THE BROWSER: Truth and rumors from the tech world
Apple may do Windows
The Mac maker may be shifting its stance on running Microsoft's operating system. Plus: Yahoo banks on Japan.
By Owen Thomas, Business 2.0 Magazine online editor and Oliver Ryan, FORTUNE reporter

SAN FRANCISCO (Business 2.0 Magazine) - Ever since Apple declared it was switching to Intel chips last year, Mac fans have been looking forward to the prospect of running both Windows and Mac OS X on the same machine. But those who have tried to load Windows onto a Mac have kept running into unexpected technical roadblocks. Apple's stance on the matter? "We won't stop you, but we won't help you."

That standoffishness may be coming to an end, however. The Gearlog blog reports that Apple has joined BAPCo, an organization that benchmarks the performance of systems that run Windows. It makes sense for Apple (Research) to compare the performance of its machines to similar Intel-based PCs, of course. But to participate in the tests, Gearlog notes, Apple will have to build support for Windows into Mac hardware.

Apple rings up an iPhone
Word from Taiwan is strong that Apple is lining up manufacturers for its own iPod-cell phone hybrid. Plus: Plaxo pledges to stop spamming. (more)

Yahoo Japan opens up its checkbook

Yahoo Japan shares jumped overnight on the news that it was in talks with Sumitomo Mitsui Financial Group to create a venture that would give it a 30 percent interest in Japan Net Bank, SMFG's online bank. The acquisition would give Yahoo (Research) Japan, operator of the country's largest web portal, a payment service to support its online auctions and other e-commerce. WebProNews points out that the boundaries between commerce and banking are growing increasingly blurry.

For Yahoo Japan, whose auction service beat eBay (Research) to market and still dominates in that country, the deal may be a move to fend off competition from eBay's PayPal and Google's new payments service. It remains to be seen, however, if the current partnership will fare better than Yahoo's previously announced alliance with a different Japanese bank, Aozora, which collapsed due to partners' disagreements and corporate culture clashes.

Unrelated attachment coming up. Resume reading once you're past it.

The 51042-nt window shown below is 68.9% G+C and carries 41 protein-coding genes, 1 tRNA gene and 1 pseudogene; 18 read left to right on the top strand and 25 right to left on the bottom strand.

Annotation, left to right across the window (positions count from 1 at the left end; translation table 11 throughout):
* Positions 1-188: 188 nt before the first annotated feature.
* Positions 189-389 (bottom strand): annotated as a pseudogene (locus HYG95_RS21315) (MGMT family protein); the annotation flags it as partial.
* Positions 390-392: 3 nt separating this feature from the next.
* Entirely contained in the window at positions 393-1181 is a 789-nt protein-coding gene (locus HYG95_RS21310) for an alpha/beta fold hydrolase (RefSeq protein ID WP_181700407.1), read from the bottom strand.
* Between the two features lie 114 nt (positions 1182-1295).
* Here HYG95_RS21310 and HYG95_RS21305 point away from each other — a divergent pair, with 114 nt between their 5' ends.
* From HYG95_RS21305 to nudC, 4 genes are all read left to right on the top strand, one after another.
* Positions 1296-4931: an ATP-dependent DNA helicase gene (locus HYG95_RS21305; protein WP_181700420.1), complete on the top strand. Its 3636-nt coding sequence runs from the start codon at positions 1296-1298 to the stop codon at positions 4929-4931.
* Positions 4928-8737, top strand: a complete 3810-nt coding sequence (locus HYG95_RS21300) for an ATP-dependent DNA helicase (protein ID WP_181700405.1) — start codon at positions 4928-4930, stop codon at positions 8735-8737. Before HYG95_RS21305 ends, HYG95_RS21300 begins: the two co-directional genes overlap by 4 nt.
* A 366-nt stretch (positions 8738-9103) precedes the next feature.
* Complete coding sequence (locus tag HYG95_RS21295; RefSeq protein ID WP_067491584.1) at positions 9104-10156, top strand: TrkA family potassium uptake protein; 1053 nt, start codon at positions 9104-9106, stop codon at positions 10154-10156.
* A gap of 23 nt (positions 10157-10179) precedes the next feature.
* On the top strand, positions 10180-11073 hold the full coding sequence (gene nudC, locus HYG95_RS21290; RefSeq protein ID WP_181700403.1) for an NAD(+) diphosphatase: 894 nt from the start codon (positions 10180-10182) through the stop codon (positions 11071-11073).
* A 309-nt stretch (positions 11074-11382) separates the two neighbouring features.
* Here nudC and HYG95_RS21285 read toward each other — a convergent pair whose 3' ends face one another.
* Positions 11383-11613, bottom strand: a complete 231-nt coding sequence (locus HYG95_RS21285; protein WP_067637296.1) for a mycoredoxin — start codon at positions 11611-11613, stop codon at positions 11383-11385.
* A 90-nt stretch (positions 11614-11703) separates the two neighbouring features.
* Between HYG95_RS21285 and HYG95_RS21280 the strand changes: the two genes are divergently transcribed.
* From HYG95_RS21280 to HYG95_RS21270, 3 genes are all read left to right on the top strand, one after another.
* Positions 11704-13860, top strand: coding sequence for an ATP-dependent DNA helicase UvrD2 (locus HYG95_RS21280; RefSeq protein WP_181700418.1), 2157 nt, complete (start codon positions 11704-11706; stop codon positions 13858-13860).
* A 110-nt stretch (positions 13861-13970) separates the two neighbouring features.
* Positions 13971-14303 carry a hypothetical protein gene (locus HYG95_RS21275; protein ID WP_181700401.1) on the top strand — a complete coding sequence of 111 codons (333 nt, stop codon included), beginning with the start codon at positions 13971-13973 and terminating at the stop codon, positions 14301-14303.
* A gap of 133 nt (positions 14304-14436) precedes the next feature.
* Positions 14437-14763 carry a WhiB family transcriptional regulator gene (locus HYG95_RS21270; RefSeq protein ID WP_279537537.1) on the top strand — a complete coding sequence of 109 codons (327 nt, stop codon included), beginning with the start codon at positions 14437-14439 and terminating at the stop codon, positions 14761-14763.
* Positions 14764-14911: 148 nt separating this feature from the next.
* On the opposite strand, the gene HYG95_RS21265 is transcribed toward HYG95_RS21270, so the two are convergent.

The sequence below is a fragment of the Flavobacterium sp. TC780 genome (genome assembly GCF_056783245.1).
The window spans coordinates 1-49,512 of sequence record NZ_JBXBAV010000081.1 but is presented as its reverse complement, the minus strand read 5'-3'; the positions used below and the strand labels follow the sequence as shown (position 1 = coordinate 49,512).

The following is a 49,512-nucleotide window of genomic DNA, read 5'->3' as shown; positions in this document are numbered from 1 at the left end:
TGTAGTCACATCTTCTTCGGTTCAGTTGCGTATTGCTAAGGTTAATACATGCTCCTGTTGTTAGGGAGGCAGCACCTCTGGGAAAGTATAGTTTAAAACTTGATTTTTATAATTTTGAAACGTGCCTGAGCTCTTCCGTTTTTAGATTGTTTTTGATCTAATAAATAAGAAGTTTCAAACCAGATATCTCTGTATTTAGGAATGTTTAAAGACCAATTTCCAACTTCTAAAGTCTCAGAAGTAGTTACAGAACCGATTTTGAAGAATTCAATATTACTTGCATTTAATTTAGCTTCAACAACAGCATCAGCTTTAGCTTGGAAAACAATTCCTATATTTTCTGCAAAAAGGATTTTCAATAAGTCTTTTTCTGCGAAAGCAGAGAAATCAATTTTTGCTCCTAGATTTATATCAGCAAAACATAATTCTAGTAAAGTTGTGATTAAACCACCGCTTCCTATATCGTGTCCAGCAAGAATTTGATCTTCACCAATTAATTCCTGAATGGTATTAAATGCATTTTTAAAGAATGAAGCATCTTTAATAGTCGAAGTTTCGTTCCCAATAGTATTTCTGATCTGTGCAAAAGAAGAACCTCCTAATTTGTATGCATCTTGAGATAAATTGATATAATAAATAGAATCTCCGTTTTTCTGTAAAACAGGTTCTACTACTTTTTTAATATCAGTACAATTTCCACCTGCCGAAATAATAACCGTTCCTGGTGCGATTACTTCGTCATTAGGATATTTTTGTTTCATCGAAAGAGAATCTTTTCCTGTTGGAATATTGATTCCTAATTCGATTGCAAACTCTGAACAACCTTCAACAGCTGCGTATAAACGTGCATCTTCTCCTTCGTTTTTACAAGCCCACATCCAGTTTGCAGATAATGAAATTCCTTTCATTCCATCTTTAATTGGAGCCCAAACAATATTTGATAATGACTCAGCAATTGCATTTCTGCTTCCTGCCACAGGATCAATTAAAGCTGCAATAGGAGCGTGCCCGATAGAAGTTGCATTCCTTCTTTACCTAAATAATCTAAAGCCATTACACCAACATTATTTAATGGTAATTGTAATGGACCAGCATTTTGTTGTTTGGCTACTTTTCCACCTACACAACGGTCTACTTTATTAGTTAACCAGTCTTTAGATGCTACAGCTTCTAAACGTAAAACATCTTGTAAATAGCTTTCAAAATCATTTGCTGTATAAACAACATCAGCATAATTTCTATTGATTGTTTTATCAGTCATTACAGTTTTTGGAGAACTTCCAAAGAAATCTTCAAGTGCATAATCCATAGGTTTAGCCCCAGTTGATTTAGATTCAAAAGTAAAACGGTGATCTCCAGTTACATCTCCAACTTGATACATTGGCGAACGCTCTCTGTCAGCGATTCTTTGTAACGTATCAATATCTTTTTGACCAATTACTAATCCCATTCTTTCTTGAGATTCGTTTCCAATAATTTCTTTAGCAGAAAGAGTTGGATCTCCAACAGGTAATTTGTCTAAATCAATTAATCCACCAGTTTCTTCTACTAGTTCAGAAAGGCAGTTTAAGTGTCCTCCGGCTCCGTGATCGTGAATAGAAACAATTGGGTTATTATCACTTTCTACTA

Facebook social network might be up for sale

The Valley is buzzing over a report that privately held Facebook, the must-visit social network for college students, has turned down a $750 million buyout offer apparently holding out for a $2 billion deal down the road. SiliconBeat cautions that the story doesn't cite named sources, while Business 2.0 senior writer Om Malik suggests that Facebook's founders and investors should have taken the money and run.

Real plastic for virtual worlds

Chase already offers co-branded Visa cards for Yahoo and users. But banks have yet to tap into a potentially more lucrative market: online gamers. Make, a Webzine, has posted a blog entry on the increasing likelihood of private label credit cards for popular multiplayer online games like World of Warcraft and City of Heroes. Make editor Philip Torrone notes that there are already thriving underground economies in which gamers buy and sell virtual currencies -- and even make their real world living in virtual economies.

Supporting the theory, Microsoft (Research) told FORTUNE recently that xBox Live users have, since November, snapped up 500 million in "Microsoft points," equivalent to $6.25 million, with which they buy themes for their gaming environment as well as downloadable "arcade" games. There are some virtual things that money can't buy. For everything else, there's the World of Warcraft MasterCard. Top of page

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